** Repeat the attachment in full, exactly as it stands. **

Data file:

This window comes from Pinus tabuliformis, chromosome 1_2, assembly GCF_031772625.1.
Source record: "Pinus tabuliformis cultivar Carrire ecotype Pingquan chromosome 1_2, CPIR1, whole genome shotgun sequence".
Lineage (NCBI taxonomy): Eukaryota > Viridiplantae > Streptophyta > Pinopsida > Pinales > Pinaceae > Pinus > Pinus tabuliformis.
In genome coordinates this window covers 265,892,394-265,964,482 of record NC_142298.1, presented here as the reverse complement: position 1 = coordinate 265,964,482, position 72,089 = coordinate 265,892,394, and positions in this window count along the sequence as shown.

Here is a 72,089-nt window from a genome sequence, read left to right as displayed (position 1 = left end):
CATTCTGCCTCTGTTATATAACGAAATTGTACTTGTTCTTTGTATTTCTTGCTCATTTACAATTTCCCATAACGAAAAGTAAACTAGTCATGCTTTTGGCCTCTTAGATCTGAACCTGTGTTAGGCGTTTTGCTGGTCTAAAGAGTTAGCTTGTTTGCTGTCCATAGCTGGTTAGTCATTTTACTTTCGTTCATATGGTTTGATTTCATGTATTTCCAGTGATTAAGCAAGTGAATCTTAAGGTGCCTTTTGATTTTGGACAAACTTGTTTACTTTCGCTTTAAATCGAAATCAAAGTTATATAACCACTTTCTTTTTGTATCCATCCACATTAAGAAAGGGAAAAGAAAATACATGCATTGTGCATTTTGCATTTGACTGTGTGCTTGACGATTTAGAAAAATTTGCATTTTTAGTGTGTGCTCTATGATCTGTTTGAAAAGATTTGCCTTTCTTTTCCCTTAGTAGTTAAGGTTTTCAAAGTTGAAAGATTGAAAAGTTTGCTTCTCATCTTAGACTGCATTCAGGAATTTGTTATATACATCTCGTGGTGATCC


This window comes from Pinus tabuliformis, chromosome 1_2, assembly GCF_031772625.1.
Source record: "Pinus tabuliformis cultivar Carrire ecotype Pingquan chromosome 1_2, CPIR1, whole genome shotgun sequence".
Lineage (NCBI taxonomy): Eukaryota > Viridiplantae > Streptophyta > Pinopsida > Pinales > Pinaceae > Pinus > Pinus tabuliformis.
In genome coordinates this window covers 265,892,394-265,964,482 of record NC_142298.1, presented here as the reverse complement: position 1 = coordinate 265,964,482, position 72,089 = coordinate 265,892,394, and positions in this window count along the sequence as shown.

Here is a 72,089-nt window from a genome sequence, read left to right as displayed (position 1 = left end):
CATTCTGCCTCTGTTATATAACGAAATTGTACTTGTTCTTTGTATTTCTTGCTCATTTACAATTTCCCATAACGAAAAGTAAACTAGTCATGCTTTTGGCCTCTTAGATCTGAACCTGTGTTAGGCGTTTTGCTGGTCTAAAGAGTTAGCTTGTTTGCTGTCCATAGCTGGTTAGTCATTTTACTTTCGTTCATATGGTTTGATTTCATGTATTTCCAGTGATTAAGCAAGTGAATCTTAAGGTGCCTTTTGATTTTGGACAAACTTGTTTACTTTCGCTTTAAATCGAAATCAAAGTTATATAACCACTTTCTTTTTGTATCCATCCACATTAAGAAAGGGAAAAGAAAATACATGCATTGTGCATTTTGCATTTGACTGTGTGCTTGACGATTTAGAAAAATTTGCATTTTTAGTGTGTGCTCTATGATCTGTTTGAAAAGATTTGCCTTTCTTTTCCCTTAGTAGTTAAGGTTTTCAAAGTTGAAAGATTGAAAAGTTTGCTTCTCATCTTAGACTGCATTCAGGAATTTGTTATATACATCTCGTGGTGATCC